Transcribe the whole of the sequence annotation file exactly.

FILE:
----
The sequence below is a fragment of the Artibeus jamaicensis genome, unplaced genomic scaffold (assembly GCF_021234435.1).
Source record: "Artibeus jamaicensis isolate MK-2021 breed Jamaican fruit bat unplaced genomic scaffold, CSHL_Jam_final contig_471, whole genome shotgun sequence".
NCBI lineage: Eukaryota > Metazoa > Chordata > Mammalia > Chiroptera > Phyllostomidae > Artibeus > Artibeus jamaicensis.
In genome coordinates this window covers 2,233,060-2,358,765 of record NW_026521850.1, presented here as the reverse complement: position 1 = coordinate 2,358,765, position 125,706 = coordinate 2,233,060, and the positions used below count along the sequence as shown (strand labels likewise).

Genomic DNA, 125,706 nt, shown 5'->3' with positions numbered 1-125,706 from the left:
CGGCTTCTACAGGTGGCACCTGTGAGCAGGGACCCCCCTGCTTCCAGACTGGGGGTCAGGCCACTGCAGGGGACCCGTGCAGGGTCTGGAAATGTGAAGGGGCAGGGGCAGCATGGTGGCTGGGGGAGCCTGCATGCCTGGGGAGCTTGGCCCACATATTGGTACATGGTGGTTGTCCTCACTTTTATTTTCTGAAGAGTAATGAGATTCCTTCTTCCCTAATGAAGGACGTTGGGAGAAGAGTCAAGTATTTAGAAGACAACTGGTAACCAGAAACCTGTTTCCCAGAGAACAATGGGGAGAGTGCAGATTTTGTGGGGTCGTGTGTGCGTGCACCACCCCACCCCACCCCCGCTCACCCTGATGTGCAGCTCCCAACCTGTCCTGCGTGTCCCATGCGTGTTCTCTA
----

The sequence below is a fragment of the Artibeus jamaicensis genome, unplaced genomic scaffold (assembly GCF_021234435.1).
Source record: "Artibeus jamaicensis isolate MK-2021 breed Jamaican fruit bat unplaced genomic scaffold, CSHL_Jam_final contig_471, whole genome shotgun sequence".
NCBI lineage: Eukaryota > Metazoa > Chordata > Mammalia > Chiroptera > Phyllostomidae > Artibeus > Artibeus jamaicensis.
In genome coordinates this window covers 2,233,060-2,358,765 of record NW_026521850.1, presented here as the reverse complement: position 1 = coordinate 2,358,765, position 125,706 = coordinate 2,233,060, and the positions used below count along the sequence as shown (strand labels likewise).

Genomic DNA, 125,706 nt, shown 5'->3' with positions numbered 1-125,706 from the left:
CGGCTTCTACAGGTGGCACCTGTGAGCAGGGACCCCCCTGCTTCCAGACTGGGGGTCAGGCCACTGCAGGGGACCCGTGCAGGGTCTGGAAATGTGAAGGGGCAGGGGCAGCATGGTGGCTGGGGGAGCCTGCATGCCTGGGGAGCTTGGCCCACATATTGGTACATGGTGGTTGTCCTCACTTTTATTTTCTGAAGAGTAATGAGATTCCTTCTTCCCTAATGAAGGACGTTGGGAGAAGAGTCAAGTATTTAGAAGACAACTGGTAACCAGAAACCTGTTTCCCAGAGAACAATGGGGAGAGTGCAGATTTTGTGGGGTCGTGTGTGCGTGCACCACCCCACCCCACCCCCGCTCACCCTGATGTGCAGCTCCCAACCTGTCCTGCGTGTCCCATGCGTGTTCTCTA